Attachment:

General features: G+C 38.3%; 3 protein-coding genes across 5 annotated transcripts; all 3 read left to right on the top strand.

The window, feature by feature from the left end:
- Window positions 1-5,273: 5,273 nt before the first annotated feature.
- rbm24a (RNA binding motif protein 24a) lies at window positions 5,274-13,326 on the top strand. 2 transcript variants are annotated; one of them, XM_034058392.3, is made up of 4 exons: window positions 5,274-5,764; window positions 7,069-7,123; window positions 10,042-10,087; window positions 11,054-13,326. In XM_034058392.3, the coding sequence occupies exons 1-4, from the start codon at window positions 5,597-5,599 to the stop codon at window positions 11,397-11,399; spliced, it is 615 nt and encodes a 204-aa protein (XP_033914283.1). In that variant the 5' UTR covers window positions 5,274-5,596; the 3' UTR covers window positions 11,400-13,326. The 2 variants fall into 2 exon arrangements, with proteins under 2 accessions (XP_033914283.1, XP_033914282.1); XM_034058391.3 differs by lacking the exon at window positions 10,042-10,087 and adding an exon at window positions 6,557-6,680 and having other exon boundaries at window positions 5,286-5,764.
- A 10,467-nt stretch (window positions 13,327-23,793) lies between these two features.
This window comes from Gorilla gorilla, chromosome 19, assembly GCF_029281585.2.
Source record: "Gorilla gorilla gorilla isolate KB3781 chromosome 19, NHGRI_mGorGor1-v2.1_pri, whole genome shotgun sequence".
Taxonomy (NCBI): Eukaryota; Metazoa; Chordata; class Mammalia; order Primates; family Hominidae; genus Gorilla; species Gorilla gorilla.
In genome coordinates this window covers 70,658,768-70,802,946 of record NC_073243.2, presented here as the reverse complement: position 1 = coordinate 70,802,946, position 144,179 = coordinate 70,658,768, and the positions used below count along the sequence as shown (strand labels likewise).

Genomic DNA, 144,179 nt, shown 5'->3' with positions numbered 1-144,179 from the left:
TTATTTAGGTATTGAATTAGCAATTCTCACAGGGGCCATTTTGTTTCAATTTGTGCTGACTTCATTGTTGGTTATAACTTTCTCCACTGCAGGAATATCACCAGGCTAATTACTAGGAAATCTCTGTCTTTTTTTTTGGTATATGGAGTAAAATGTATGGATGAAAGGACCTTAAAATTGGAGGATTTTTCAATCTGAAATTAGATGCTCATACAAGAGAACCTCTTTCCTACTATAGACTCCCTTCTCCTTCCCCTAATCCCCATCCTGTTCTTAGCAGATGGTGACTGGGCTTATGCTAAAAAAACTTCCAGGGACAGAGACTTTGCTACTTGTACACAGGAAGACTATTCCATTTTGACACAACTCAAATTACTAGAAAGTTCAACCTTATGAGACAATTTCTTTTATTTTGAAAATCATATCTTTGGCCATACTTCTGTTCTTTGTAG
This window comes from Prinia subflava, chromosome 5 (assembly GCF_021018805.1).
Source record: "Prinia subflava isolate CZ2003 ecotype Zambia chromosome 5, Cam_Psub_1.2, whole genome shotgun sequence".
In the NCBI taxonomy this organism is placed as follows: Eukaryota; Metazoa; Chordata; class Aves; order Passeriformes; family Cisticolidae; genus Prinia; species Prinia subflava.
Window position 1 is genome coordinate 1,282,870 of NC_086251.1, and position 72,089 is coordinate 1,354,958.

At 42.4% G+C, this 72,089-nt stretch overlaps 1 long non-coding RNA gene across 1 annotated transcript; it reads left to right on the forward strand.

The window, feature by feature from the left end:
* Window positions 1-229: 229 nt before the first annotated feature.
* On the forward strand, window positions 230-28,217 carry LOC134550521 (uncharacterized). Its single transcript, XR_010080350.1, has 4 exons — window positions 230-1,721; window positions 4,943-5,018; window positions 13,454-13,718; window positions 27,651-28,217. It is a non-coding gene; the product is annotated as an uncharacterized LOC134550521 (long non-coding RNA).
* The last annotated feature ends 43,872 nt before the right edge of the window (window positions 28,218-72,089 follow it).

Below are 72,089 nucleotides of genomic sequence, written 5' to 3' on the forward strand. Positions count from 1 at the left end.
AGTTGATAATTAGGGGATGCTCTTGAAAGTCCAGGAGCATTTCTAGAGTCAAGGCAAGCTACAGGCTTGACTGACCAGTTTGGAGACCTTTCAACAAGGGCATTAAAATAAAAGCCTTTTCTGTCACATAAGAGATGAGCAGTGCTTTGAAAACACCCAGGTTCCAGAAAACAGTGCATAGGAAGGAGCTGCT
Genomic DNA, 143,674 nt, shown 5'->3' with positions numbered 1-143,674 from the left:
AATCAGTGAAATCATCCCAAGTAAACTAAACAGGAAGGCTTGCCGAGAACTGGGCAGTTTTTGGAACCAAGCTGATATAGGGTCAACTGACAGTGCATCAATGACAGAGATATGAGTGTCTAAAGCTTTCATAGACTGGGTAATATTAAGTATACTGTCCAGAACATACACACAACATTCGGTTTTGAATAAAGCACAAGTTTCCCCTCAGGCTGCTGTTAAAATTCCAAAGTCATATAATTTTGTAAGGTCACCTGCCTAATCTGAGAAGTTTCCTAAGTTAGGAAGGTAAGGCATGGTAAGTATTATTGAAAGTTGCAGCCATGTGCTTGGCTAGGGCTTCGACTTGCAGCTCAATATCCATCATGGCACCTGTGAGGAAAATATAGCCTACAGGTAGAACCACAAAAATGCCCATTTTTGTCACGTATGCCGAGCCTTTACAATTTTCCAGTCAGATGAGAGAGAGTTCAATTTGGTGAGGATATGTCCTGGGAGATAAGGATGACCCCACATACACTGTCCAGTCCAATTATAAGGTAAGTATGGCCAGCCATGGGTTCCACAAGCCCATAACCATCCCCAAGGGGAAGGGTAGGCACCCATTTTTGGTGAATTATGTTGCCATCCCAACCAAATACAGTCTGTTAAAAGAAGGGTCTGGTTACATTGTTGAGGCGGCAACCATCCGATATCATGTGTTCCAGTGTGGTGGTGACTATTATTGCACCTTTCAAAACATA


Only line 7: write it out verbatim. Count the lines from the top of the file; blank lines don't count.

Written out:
Source record: "Gorilla gorilla gorilla isolate KB3781 chromosome 19, NHGRI_mGorGor1-v2.1_pri, whole genome shotgun sequence".